A reader who was very interested in purchasing a particular residential property has contacted the Property Poser expert regarding a number of defects that have come to light.
He says he had taken a look around the property and then, on the advice of a friend, decided to have it inspected for defects.
The inspection highlighted several rather substantial problems and potential issues, including the geyser and several damp areas.
The reader explains that none of these problems were identified by the agent and would like to know who would be responsible for the cost of repairs if he had not discovered these problems through his appointed inspectors.
He does not however clarify the circumstances surrounding his inspection or whether the agent made any representations regarding any of the defects.
According to Sean Radue of Radue Attorneys in Port Elizabeth, the inspection process can take place in various ways.
“It would seem that the agent was actively involved in the process but we are not told whether our reader questioned him or her directly about any specific defects.”
Radue says it is now fairly commonplace to have the seller or his or her agent complete a list of known defects to a dwelling.
“Such a list usually makes provision for the listing of repairs and maintenance work carried out to the structure over a certain period together with any issues that still require repairs.”
The list often helps to preclude a dispute where it appears that a problem was patched for concealing purposes whereas the seller may have genuinely endeavoured to fix it, he says.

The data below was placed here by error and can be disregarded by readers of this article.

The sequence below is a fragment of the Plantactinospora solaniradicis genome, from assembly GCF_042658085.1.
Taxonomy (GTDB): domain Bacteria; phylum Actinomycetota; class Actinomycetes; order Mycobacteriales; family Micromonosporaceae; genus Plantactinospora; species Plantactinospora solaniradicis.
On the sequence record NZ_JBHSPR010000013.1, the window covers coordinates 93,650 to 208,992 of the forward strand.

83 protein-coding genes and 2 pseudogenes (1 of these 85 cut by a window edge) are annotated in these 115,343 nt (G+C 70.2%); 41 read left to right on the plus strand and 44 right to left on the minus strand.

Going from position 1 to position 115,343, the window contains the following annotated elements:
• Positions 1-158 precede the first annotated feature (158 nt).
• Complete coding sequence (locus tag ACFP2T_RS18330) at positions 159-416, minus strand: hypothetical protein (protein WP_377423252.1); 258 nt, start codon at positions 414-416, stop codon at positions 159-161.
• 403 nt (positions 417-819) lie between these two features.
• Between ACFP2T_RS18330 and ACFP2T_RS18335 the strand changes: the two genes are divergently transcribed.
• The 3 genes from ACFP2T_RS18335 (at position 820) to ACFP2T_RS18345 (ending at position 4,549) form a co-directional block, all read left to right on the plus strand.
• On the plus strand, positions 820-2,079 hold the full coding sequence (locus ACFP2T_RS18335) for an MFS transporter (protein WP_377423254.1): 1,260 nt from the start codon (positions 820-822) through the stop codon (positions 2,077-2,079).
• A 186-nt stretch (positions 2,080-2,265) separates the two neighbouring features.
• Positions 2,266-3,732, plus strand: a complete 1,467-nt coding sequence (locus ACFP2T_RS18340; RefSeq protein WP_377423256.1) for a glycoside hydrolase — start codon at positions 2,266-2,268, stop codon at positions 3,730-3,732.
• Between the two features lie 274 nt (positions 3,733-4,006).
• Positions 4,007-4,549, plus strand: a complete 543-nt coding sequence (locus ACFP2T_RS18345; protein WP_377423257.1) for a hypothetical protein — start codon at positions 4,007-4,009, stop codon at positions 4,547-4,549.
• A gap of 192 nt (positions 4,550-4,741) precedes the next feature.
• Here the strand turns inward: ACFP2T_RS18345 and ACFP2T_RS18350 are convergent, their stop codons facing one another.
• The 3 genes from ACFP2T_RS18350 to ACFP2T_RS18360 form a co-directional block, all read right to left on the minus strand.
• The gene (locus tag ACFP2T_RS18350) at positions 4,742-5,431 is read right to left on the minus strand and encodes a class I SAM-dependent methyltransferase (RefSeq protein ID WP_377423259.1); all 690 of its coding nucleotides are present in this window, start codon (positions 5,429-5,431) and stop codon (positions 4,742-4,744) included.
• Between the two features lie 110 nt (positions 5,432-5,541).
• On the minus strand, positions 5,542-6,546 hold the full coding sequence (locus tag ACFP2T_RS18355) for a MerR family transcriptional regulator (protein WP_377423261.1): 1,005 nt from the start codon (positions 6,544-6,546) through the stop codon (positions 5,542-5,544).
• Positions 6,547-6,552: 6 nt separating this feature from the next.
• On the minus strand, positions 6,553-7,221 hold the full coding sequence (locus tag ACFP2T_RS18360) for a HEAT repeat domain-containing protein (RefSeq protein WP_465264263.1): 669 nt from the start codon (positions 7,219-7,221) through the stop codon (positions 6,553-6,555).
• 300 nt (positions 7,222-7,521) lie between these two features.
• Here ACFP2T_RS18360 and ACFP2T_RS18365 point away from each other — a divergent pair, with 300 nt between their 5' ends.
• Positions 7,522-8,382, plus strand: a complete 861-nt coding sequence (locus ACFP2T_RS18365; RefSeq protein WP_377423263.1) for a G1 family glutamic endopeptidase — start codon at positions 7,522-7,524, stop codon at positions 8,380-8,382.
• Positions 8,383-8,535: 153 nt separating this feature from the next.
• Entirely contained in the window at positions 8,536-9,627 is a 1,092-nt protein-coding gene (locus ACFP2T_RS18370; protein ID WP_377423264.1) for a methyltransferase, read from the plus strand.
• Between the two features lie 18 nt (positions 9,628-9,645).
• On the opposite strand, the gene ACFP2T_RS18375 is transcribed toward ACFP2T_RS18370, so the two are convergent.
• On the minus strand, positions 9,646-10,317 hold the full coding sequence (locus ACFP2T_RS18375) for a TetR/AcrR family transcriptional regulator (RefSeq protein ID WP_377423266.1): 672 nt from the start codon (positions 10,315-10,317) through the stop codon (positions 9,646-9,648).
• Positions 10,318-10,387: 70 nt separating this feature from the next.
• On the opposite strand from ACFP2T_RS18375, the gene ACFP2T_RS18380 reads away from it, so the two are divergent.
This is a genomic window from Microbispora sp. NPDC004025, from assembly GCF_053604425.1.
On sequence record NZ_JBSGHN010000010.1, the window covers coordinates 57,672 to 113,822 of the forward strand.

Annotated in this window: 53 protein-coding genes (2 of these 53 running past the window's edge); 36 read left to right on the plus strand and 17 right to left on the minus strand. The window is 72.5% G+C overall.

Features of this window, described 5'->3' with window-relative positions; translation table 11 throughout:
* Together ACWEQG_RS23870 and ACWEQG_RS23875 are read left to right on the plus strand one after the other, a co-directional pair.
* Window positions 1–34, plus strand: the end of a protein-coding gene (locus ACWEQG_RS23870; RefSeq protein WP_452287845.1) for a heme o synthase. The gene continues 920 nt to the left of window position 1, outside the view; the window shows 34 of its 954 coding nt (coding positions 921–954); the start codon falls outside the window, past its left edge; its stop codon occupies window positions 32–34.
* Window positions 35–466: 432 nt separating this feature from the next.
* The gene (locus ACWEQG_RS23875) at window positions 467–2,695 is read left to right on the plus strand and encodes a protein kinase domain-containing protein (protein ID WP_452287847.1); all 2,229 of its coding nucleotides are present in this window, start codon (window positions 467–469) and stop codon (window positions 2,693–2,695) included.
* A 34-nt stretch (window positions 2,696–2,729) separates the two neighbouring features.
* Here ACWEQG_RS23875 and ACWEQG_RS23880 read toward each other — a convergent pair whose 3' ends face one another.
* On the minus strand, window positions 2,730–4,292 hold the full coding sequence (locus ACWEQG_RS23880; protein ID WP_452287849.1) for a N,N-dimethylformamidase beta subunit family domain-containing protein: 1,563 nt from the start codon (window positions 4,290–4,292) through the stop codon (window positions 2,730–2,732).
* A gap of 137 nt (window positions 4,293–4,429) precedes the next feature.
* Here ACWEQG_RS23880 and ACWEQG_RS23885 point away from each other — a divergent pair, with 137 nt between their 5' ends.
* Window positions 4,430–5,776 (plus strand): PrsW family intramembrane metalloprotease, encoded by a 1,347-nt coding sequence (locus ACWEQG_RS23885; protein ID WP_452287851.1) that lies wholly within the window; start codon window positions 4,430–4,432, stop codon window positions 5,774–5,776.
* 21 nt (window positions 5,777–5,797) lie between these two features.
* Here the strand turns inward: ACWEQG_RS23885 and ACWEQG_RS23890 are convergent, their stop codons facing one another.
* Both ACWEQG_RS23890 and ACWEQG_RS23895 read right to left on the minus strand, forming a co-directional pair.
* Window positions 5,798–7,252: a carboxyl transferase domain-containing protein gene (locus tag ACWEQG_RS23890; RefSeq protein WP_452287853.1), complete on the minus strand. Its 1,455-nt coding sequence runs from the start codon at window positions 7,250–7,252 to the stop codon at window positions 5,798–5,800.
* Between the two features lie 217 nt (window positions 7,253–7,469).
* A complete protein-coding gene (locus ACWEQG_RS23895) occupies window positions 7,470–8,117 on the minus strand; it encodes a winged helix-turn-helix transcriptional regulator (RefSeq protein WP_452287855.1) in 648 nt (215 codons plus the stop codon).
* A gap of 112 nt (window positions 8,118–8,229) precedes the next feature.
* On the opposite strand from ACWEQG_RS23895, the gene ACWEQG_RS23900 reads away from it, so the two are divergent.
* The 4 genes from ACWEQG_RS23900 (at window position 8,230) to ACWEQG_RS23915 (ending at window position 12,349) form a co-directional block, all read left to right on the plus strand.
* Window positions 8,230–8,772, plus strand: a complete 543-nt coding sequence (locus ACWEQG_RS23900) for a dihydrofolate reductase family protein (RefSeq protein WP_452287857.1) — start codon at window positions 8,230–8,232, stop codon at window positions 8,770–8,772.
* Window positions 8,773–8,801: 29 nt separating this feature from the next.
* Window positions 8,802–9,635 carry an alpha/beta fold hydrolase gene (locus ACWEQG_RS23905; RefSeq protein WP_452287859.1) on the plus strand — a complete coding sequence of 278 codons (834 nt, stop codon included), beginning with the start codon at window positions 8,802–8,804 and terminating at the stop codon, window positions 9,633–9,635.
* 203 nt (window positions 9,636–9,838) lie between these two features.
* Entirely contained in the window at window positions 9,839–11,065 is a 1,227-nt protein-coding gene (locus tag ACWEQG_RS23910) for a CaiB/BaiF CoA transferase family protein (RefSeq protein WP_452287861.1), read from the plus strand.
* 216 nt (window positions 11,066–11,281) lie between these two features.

“This is often the case where damp presents itself after the transfer has taken place and, on closer inspection, it becomes clear that work was carried out on the affected area.”
If this was disclosed, the buyer would be less inclined to be upset about the appearance of the damp, says Radue.
“It is also not clear whether the reader proceeded to purchase the property. The list of disclosures is usually completed in anticipation of an offer and furnished as part of the agreement of sale.”
He says a prudent and genuine purchaser might wish to try to obtain such a document early on in the negotiation.
“It would help to put him in a position to reasonably assess the cost of the repair work he, as purchaser, would have to carry out should his offer be successful.”
Appointing a party to inspect the property is often useful to a potential purchaser and is generally only used where a buyer is genuinely considering buying the property, as there is a cost factor in obtaining such a report, says Radue.
“This cost could be agreed to be shared by the seller and potential purchaser as the knowledge of any defects could be equally useful to the seller in certain circumstances.”
He says the cost of the report would easily be worthwhile for a purchaser in his assessment of a fair offer for the property as the cost of repairs could be factored into such an offer.
“As far as the seller and agent are concerned, it is their duty to disclose any known defects in the property.”
Failing to do so could result in certain liability attaching to them as a result of their misrepresentation to the purchaser, says Radue.
“Similarly, there is a duty on the potential purchaser to conduct a reasonably thorough inspection of the property and to discover for himself those defects that are reasonably discoverable.”
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